3 April 1593–1 March 1632/3
Note: Herbert died on 1 Mar. 1632, during a time period in which the new year did not begin until 25 March, so some biographies give the corrected calendar year as 1633.
GEORGE HERBERT, of Bemerton, the prince and model of all country parsons, was born in the castle that had long been held by his illustrious ancestors, near Montgomery, on April 3, 1593. On the father’s side he belonged to the family of the Earl of Pembroke, and his eldest brother was the eminent philosophical writer, Lord Herbert of Cherbury. His mother, to whom he was much indebted, and the more because of the early death of his father, was the youngest daughter of Sir Richard Newport. George was the fifth son in a family of ten children. After receiving some home education, he studied at Westminster School, and at the age of 15 was elected therefrom to Trinity College, Cambridge, whither he went. Soon after his arrival he sent his mother a sonnet, which gave promise of the peculiarities and excellences of his later style. It was sent as a testimony that his “poor abilities in poetry should be all and ever consecrated to God's glory.”
He was B.A. in the year 1611, Major Fellow of the College, March 15, 1615, and M.A. the same year. And, along with severer studies, he gave much attention to music, of which he was very fond. In 1619 he was chosen Orator for the University, an office he filled with honour for eight years. During this period the University was visited by King James I, the great philosopher Sir Francis Bacon, Bishop Andrews, and other eminent personages, from whom he received marks of favour when the duties of his office brought him under their notice. This kept alive his hope of being appointed a Secretary of State, and he learned some modern languages to qualify himself for that position. But the death of the King, and of some other powerful friends, put an end to his hopes of Court-favour, and he retired to live with a friend in Kent.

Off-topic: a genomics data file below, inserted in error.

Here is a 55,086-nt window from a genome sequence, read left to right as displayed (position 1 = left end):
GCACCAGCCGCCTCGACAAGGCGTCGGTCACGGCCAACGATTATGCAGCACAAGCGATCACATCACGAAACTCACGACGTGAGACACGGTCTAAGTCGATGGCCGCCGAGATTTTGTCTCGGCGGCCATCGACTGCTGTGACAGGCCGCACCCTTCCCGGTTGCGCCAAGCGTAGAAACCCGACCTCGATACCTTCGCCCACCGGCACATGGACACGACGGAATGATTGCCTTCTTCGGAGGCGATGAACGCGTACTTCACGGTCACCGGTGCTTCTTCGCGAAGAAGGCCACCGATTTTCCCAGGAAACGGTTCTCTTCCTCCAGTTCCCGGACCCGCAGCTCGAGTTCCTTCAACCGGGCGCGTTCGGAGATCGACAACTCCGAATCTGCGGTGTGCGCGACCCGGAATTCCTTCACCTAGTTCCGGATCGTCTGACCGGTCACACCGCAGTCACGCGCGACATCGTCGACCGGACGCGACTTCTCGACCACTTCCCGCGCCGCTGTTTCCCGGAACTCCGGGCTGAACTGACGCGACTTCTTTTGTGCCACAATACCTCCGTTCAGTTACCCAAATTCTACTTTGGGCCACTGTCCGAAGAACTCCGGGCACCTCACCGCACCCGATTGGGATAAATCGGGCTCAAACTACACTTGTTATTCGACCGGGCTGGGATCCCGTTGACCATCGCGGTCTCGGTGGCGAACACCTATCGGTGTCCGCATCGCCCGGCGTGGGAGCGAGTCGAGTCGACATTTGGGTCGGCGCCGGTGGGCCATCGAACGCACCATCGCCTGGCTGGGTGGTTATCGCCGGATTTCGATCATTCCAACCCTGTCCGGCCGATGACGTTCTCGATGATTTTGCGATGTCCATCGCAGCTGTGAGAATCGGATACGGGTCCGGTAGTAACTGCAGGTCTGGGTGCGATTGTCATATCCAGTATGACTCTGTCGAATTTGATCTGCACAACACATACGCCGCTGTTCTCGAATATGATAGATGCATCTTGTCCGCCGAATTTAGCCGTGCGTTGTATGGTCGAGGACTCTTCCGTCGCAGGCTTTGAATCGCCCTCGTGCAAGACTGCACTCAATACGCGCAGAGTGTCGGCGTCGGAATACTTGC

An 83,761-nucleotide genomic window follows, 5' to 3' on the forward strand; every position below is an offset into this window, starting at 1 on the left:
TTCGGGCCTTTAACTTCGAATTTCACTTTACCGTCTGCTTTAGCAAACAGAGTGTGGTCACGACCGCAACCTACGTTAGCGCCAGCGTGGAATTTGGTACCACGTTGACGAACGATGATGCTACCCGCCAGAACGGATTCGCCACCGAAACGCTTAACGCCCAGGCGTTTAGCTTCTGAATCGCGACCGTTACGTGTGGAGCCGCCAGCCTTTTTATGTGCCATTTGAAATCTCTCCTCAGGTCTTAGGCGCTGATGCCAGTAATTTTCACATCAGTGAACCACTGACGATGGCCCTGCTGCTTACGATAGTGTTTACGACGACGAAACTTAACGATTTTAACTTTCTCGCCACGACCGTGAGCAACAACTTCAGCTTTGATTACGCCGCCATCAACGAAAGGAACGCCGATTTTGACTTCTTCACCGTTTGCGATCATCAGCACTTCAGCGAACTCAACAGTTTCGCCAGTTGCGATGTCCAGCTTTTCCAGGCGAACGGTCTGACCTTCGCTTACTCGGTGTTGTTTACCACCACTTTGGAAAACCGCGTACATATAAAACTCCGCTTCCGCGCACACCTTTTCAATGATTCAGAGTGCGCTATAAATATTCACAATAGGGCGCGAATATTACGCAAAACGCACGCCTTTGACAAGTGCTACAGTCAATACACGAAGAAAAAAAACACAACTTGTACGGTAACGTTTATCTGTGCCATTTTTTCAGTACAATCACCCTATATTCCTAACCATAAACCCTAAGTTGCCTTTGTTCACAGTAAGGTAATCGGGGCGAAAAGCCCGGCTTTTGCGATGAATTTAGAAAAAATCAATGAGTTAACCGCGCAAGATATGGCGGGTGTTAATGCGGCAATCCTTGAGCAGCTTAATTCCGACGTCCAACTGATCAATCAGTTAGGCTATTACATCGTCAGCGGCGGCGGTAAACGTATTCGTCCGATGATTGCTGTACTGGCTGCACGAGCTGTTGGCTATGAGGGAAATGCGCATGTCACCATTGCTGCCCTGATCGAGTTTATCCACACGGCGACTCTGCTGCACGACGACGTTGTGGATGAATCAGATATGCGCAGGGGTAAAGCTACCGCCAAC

In his retirement he meditated upon his position and prospects; and, after much conflict of mind, he resolved to give up the more attractive pleasures of the Court, and to devote himself to the work of the ministry. In July, 1626, he was made prebend of Layton Ecclesia, a village in the county of Huntingdon. There he found the church in ruins, and, by the assistance of his rich kinsmen and friends, rebuilt and beautified it. About the year 1629, his health began to fail by the inroads of disease, which first attacked him in the form of quotidian ague. Change of air and attention to diet for a time afforded him relief. He is said to have removed to Woodford, in Essex. His mother died in 1627. He then resigned the Oratorship at Cambridge, and in 1630 was very happily married to Jane, daughter of Charles Danvers, Esq., of Bainton, Wilts, a kinsman of the Earl of Danby.
In the same year he received from King Charles I the living of Bemerton, near Salisbury. On his induction, when left alone in the church to toll the bell (as the law required him), he remained so long that his friends went to seek him, and found him prostrate before the altar. He was making some of those holy resolutions which he has recorded so admirably in his Country Parson, but which were still better embodied in his short but exemplary pastoral life. He was very devoted to the services of the Church, and carefully explained their character and meaning to his parishioners. And, in addition to the services in the Church, he daily assembled his household, and as many as possible of his parishioners, for service at 10 and 4, in the chapel adjoining his parsonage house.
Of his love to music, Izaak Walton says, in his Life of him: “His chiefest recreation was music, in which heavenly art he was a most excellent master, and did himself compose many divine hymns and anthems, which he set and sung to his lute or viol: and though he was a lover of retiredness, yet his love to music was such, that he went usually twice every week, on certain appointed days, to the cathedral church in Salisbury; and at his return would say that his time spent in prayer and cathedral-music elevated his soul, and was his heaven upon earth.”